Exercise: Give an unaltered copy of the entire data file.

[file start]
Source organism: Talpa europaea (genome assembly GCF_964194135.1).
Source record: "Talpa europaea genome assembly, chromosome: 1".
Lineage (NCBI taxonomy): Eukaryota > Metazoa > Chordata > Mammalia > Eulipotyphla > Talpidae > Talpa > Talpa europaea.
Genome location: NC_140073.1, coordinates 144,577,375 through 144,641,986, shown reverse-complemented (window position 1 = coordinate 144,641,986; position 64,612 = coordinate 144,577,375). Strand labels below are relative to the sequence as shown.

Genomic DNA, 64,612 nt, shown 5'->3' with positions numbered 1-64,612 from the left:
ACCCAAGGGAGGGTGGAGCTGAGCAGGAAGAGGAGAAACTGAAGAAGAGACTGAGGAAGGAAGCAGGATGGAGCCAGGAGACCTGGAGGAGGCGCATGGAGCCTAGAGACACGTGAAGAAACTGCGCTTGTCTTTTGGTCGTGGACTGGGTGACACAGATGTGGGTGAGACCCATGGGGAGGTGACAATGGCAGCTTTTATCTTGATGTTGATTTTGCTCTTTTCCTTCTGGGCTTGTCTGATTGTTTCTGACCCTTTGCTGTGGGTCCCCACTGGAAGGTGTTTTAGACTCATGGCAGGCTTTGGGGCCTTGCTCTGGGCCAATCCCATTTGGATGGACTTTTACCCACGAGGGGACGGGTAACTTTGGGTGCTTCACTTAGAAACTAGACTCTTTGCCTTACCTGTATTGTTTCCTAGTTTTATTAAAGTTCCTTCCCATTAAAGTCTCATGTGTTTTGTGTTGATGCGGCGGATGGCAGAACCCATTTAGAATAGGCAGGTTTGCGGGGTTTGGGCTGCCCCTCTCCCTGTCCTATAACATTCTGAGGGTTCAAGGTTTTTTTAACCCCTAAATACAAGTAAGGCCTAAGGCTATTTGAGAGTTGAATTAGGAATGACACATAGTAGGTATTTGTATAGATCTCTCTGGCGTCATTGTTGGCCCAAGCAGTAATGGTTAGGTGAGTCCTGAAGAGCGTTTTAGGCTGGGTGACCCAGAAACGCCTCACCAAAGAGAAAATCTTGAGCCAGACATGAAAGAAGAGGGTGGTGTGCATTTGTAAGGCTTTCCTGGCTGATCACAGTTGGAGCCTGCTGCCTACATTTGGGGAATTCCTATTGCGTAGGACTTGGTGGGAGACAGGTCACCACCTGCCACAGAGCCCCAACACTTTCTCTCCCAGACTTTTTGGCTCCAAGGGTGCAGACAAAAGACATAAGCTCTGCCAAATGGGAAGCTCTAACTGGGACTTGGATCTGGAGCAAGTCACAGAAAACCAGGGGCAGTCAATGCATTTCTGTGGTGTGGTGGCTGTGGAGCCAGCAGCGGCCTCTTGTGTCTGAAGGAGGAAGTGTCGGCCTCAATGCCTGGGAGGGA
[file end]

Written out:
Source organism: Talpa europaea (genome assembly GCF_964194135.1).
Source record: "Talpa europaea genome assembly, chromosome: 1".
Lineage (NCBI taxonomy): Eukaryota > Metazoa > Chordata > Mammalia > Eulipotyphla > Talpidae > Talpa > Talpa europaea.
Genome location: NC_140073.1, coordinates 144,577,375 through 144,641,986, shown reverse-complemented (window position 1 = coordinate 144,641,986; position 64,612 = coordinate 144,577,375). Strand labels below are relative to the sequence as shown.

Genomic DNA, 64,612 nt, shown 5'->3' with positions numbered 1-64,612 from the left:
ACCCAAGGGAGGGTGGAGCTGAGCAGGAAGAGGAGAAACTGAAGAAGAGACTGAGGAAGGAAGCAGGATGGAGCCAGGAGACCTGGAGGAGGCGCATGGAGCCTAGAGACACGTGAAGAAACTGCGCTTGTCTTTTGGTCGTGGACTGGGTGACACAGATGTGGGTGAGACCCATGGGGAGGTGACAATGGCAGCTTTTATCTTGATGTTGATTTTGCTCTTTTCCTTCTGGGCTTGTCTGATTGTTTCTGACCCTTTGCTGTGGGTCCCCACTGGAAGGTGTTTTAGACTCATGGCAGGCTTTGGGGCCTTGCTCTGGGCCAATCCCATTTGGATGGACTTTTACCCACGAGGGGACGGGTAACTTTGGGTGCTTCACTTAGAAACTAGACTCTTTGCCTTACCTGTATTGTTTCCTAGTTTTATTAAAGTTCCTTCCCATTAAAGTCTCATGTGTTTTGTGTTGATGCGGCGGATGGCAGAACCCATTTAGAATAGGCAGGTTTGCGGGGTTTGGGCTGCCCCTCTCCCTGTCCTATAACATTCTGAGGGTTCAAGGTTTTTTTAACCCCTAAATACAAGTAAGGCCTAAGGCTATTTGAGAGTTGAATTAGGAATGACACATAGTAGGTATTTGTATAGATCTCTCTGGCGTCATTGTTGGCCCAAGCAGTAATGGTTAGGTGAGTCCTGAAGAGCGTTTTAGGCTGGGTGACCCAGAAACGCCTCACCAAAGAGAAAATCTTGAGCCAGACATGAAAGAAGAGGGTGGTGTGCATTTGTAAGGCTTTCCTGGCTGATCACAGTTGGAGCCTGCTGCCTACATTTGGGGAATTCCTATTGCGTAGGACTTGGTGGGAGACAGGTCACCACCTGCCACAGAGCCCCAACACTTTCTCTCCCAGACTTTTTGGCTCCAAGGGTGCAGACAAAAGACATAAGCTCTGCCAAATGGGAAGCTCTAACTGGGACTTGGATCTGGAGCAAGTCACAGAAAACCAGGGGCAGTCAATGCATTTCTGTGGTGTGGTGGCTGTGGAGCCAGCAGCGGCCTCTTGTGTCTGAAGGAGGAAGTGTCGGCCTCAATGCCTGGGAGGGA